Time Value of Money Calculations on the BA II Plus Calculator

Welcome to this Time Value of Money calculations tutorial using the BA II Plus calculator, compiled by Andrew Rossman. In this tutorial we will only be using these ”Time Value of Money” keys. That is, we will not be changing P/Y and C/Y values. P/Y and C/Y will be left at their default values 1. So if you plan on changing them, please see other videos posted on this channel. We will enter incoming payments as positive and outgoing payments as negative. You can change the decimals to your desired number of decimal places by pressing 2nd FORMAT. You can choose 9 to display all decimals but I will leave it at 2. Press enter, and then 2nd quit. Before solving any problem, Press 2nd CLR TVM to clear these TVM entries You can always check the value stored in the TVM entries by pressing the Recall button and then the TVM key.

For example, RCL PV shows 0, and RCL PMT also shows 0 because I cleared the TVM entries. So let’s look at the first example: Solving for Payment. Laura takes a 15-year, \$500 000 mortgage, on a new condo. At an interest rate of 4% (that is compounded monthly), what is the monthly payment? So we begin by pressing 2nd CLR TVM to clear previously done work. Since we have monthly payments for 15 years, there will be 15x 12 payments which equals 180 payments in total. So we input 180 N For the interest rate, we divide the 4% by 12 by pressing 4 divided by 12 equals 0.33 and then press I/Y. Note that there are more decimal places not displayed by the calculator because it is set to 2 decimal places. Although the remaining decimals are not displayed, they will still be used in the computations. Note that it will be incorrect to just type 0.33 and press I/Y. You will be missing the remaining decimal places not displayed by the calculator.

For Present value we enter 500,000 Present Value Since we will have 0 balance at the end of 15 years, we enter 0 Future Value And then CPT Payment. And that gives \$3,698.44 Note that the value is negative because we input the present value as positive. The next example shows how to solve for Present Value. Helene is planning ahead for her daughter Paula’s college tuition. Paula begins college in 5 years and will need \$80,000. How much would Helene have to invest today at 6% compounded annually to have \$80,000 in 5 years? This is a compound interest problem where the present value is required. We begin by clearing TVM entries by pressing 2nd CLR TVM. Since the duration is 5 years and interest is compounded annually, we input 5 for N by pressing 5 N. For 6% interest rate, we press 6 I/Y Since there are no recurring payments we input 0 PMT. For the future value, we enter 80,000 FV. And then compute PV Which gives 59,780.65. Next let’s solve for future value. Josh has an investment account with \$50,000. If Josh earns 6% per year and contributes \$400 each month, how much will his investments be worth in 10 years? Note here that interest is compounded per year. Therefore, interest will not be applied to the \$400 monthly payments until after 1 year. That is, until the payments add up to 12 x 400 which is \$4800. In essence, we actually have 10 conversion periods over the 10 years. So we input 10 N For interest rate we input 6 I/Y We input 50,000 PV And 4800 PMT.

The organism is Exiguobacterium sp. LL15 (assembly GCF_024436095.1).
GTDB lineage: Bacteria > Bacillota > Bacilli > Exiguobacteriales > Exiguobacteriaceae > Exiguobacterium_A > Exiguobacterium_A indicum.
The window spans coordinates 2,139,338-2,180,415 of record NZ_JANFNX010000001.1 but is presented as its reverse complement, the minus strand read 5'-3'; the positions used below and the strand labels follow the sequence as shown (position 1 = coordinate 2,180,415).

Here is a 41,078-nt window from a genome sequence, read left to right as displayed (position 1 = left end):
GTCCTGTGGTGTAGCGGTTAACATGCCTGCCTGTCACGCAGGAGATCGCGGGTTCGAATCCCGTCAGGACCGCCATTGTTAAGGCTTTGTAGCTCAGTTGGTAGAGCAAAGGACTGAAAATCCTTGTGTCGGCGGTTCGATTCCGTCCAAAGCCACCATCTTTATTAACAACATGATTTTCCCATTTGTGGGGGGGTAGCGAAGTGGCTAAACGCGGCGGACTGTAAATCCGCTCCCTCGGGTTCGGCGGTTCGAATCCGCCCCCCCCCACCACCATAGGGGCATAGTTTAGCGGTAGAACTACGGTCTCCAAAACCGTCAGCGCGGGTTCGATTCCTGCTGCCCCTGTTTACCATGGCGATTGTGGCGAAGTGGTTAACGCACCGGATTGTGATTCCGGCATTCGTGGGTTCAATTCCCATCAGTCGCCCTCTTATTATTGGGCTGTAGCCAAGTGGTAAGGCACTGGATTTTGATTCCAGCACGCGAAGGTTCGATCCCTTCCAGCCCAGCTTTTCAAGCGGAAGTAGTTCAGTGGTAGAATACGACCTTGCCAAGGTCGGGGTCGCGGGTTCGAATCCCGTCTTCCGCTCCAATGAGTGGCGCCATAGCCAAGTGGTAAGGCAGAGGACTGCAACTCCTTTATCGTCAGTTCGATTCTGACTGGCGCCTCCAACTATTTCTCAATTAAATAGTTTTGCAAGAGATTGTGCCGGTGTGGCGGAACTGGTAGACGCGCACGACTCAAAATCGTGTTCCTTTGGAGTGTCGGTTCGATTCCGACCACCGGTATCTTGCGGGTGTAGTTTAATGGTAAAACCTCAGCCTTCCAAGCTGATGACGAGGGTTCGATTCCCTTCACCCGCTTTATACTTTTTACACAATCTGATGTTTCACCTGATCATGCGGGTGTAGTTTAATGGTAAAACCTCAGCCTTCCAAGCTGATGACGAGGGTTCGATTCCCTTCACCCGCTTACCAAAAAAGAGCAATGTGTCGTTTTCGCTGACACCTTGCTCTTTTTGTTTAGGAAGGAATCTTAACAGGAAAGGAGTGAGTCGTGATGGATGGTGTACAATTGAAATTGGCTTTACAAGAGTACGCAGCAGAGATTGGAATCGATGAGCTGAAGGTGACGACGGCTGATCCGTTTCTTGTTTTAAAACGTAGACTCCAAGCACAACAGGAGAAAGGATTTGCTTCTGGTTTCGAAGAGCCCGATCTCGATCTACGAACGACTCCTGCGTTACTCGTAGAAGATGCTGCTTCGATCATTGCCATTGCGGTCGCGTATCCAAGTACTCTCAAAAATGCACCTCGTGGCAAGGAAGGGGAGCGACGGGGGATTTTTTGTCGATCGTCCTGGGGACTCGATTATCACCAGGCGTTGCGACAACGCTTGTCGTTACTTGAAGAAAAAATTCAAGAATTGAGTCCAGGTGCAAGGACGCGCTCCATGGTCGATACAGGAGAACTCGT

We then compute future value which gives 152,810.20 Next we solve for time. Example 4 – Solving for Time Steven has \$25,000 in credit card debt. His credit card charges 2% in monthly interest and Steven pays \$1,000 each month toward the balance. If Steven doesn’t make any further purchases, how many months will it take to fully repay his debt. At 2% monthly interest rate, let’s input 2 I/Y. 25,000 PV for the debt amount Since the payment is made to reduce the debt, we input it as a negative value: 1,000 negative, and then PMT Since the debt will be fully repaid, we input 0 for the future value: 0 FV. And then compute N which gives 35 months. Next we solve for interest rate Martin’s savings account has \$25,000 today. In 5 years, the account is worth \$32,000. What is the annual interest rate? Since interest is compounded annually for 5 years, we input 5 N. We’ll have to input the 25000 present value as negative because it is an outflow. So we enter 25 000, negative, PV.

We enter 0 PMT as there are no periodic payments. For future value we enter 3200 FV And then compute interest rate I/Y which gives 5.06%. And that concludes this tutorial. Thanks for watching..